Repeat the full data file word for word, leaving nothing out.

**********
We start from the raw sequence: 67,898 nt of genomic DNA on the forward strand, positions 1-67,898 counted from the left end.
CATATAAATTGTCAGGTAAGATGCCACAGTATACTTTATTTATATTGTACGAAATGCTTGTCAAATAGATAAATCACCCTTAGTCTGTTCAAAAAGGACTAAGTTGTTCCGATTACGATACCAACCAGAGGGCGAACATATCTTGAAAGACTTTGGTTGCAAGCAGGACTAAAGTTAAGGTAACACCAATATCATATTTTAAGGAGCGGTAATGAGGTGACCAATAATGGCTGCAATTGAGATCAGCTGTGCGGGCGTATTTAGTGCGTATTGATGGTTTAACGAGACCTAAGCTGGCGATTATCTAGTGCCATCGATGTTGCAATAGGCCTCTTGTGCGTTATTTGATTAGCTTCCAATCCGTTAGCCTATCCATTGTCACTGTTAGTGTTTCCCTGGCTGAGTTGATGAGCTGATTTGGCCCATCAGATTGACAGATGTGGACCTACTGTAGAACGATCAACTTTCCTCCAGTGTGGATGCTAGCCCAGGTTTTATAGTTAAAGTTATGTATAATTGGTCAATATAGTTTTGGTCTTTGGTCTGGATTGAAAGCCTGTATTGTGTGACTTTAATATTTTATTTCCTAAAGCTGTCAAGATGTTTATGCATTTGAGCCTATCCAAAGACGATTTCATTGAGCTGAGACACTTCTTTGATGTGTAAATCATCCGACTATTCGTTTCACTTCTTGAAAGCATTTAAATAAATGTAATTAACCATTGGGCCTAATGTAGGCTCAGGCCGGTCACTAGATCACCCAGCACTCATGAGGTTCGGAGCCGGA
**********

We start from the raw sequence: 67,898 nt of genomic DNA on the forward strand, positions 1-67,898 counted from the left end.
CATATAAATTGTCAGGTAAGATGCCACAGTATACTTTATTTATATTGTACGAAATGCTTGTCAAATAGATAAATCACCCTTAGTCTGTTCAAAAAGGACTAAGTTGTTCCGATTACGATACCAACCAGAGGGCGAACATATCTTGAAAGACTTTGGTTGCAAGCAGGACTAAAGTTAAGGTAACACCAATATCATATTTTAAGGAGCGGTAATGAGGTGACCAATAATGGCTGCAATTGAGATCAGCTGTGCGGGCGTATTTAGTGCGTATTGATGGTTTAACGAGACCTAAGCTGGCGATTATCTAGTGCCATCGATGTTGCAATAGGCCTCTTGTGCGTTATTTGATTAGCTTCCAATCCGTTAGCCTATCCATTGTCACTGTTAGTGTTTCCCTGGCTGAGTTGATGAGCTGATTTGGCCCATCAGATTGACAGATGTGGACCTACTGTAGAACGATCAACTTTCCTCCAGTGTGGATGCTAGCCCAGGTTTTATAGTTAAAGTTATGTATAATTGGTCAATATAGTTTTGGTCTTTGGTCTGGATTGAAAGCCTGTATTGTGTGACTTTAATATTTTATTTCCTAAAGCTGTCAAGATGTTTATGCATTTGAGCCTATCCAAAGACGATTTCATTGAGCTGAGACACTTCTTTGATGTGTAAATCATCCGACTATTCGTTTCACTTCTTGAAAGCATTTAAATAAATGTAATTAACCATTGGGCCTAATGTAGGCTCAGGCCGGTCACTAGATCACCCAGCACTCATGAGGTTCGGAGCCGGA